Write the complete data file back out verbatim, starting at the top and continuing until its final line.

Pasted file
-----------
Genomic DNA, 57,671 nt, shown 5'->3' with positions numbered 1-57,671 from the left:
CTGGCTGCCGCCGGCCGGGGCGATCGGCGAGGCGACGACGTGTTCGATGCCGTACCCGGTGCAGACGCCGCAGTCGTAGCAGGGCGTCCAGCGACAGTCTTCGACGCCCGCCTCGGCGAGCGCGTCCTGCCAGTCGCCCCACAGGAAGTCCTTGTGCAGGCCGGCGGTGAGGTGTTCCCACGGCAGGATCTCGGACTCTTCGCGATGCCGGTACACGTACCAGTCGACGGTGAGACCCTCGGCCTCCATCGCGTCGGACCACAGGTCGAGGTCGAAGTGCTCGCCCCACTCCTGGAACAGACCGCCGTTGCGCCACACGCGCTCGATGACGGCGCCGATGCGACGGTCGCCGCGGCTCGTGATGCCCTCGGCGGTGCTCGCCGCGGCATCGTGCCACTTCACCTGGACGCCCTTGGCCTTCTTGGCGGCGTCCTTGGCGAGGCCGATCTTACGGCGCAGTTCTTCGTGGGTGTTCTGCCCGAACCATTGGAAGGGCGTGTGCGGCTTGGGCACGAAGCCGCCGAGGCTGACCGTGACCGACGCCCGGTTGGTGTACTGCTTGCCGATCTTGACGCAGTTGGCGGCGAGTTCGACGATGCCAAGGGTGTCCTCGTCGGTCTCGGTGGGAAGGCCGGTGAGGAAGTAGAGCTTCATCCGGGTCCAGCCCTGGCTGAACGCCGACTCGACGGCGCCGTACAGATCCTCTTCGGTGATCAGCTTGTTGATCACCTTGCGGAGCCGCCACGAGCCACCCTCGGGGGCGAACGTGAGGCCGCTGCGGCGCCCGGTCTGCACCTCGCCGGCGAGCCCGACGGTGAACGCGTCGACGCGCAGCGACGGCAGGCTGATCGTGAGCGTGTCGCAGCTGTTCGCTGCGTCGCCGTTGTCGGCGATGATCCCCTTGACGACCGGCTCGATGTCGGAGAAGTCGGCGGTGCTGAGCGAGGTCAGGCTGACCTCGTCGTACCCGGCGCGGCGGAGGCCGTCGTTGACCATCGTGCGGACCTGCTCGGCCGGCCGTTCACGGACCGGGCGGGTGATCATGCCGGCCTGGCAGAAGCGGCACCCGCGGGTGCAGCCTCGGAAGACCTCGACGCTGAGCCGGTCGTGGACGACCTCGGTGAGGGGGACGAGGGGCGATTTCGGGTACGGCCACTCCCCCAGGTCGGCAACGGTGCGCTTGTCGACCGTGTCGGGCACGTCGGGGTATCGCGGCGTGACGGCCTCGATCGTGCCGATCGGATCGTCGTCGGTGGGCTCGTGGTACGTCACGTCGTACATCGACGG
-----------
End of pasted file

Genomic DNA, 57,671 nt, shown 5'->3' with positions numbered 1-57,671 from the left:
CTGGCTGCCGCCGGCCGGGGCGATCGGCGAGGCGACGACGTGTTCGATGCCGTACCCGGTGCAGACGCCGCAGTCGTAGCAGGGCGTCCAGCGACAGTCTTCGACGCCCGCCTCGGCGAGCGCGTCCTGCCAGTCGCCCCACAGGAAGTCCTTGTGCAGGCCGGCGGTGAGGTGTTCCCACGGCAGGATCTCGGACTCTTCGCGATGCCGGTACACGTACCAGTCGACGGTGAGACCCTCGGCCTCCATCGCGTCGGACCACAGGTCGAGGTCGAAGTGCTCGCCCCACTCCTGGAACAGACCGCCGTTGCGCCACACGCGCTCGATGACGGCGCCGATGCGACGGTCGCCGCGGCTCGTGATGCCCTCGGCGGTGCTCGCCGCGGCATCGTGCCACTTCACCTGGACGCCCTTGGCCTTCTTGGCGGCGTCCTTGGCGAGGCCGATCTTACGGCGCAGTTCTTCGTGGGTGTTCTGCCCGAACCATTGGAAGGGCGTGTGCGGCTTGGGCACGAAGCCGCCGAGGCTGACCGTGACCGACGCCCGGTTGGTGTACTGCTTGCCGATCTTGACGCAGTTGGCGGCGAGTTCGACGATGCCAAGGGTGTCCTCGTCGGTCTCGGTGGGAAGGCCGGTGAGGAAGTAGAGCTTCATCCGGGTCCAGCCCTGGCTGAACGCCGACTCGACGGCGCCGTACAGATCCTCTTCGGTGATCAGCTTGTTGATCACCTTGCGGAGCCGCCACGAGCCACCCTCGGGGGCGAACGTGAGGCCGCTGCGGCGCCCGGTCTGCACCTCGCCGGCGAGCCCGACGGTGAACGCGTCGACGCGCAGCGACGGCAGGCTGATCGTGAGCGTGTCGCAGCTGTTCGCTGCGTCGCCGTTGTCGGCGATGATCCCCTTGACGACCGGCTCGATGTCGGAGAAGTCGGCGGTGCTGAGCGAGGTCAGGCTGACCTCGTCGTACCCGGCGCGGCGGAGGCCGTCGTTGACCATCGTGCGGACCTGCTCGGCCGGCCGTTCACGGACCGGGCGGGTGATCATGCCGGCCTGGCAGAAGCGGCACCCGCGGGTGCAGCCTCGGAAGACCTCGACGCTGAGCCGGTCGTGGACGACCTCGGTGAGGGGGACGAGGGGCGATTTCGGGTACGGCCACTCCCCCAGGTCGGCAACGGTGCGCTTGTCGACCGTGTCGGGCACGTCGGGGTATCGCGGCGTGACGGCCTCGATCGTGCCGATCGGATCGTCGTCGGTGGGCTCGTGGTACGTCACGTCGTACATCGACGG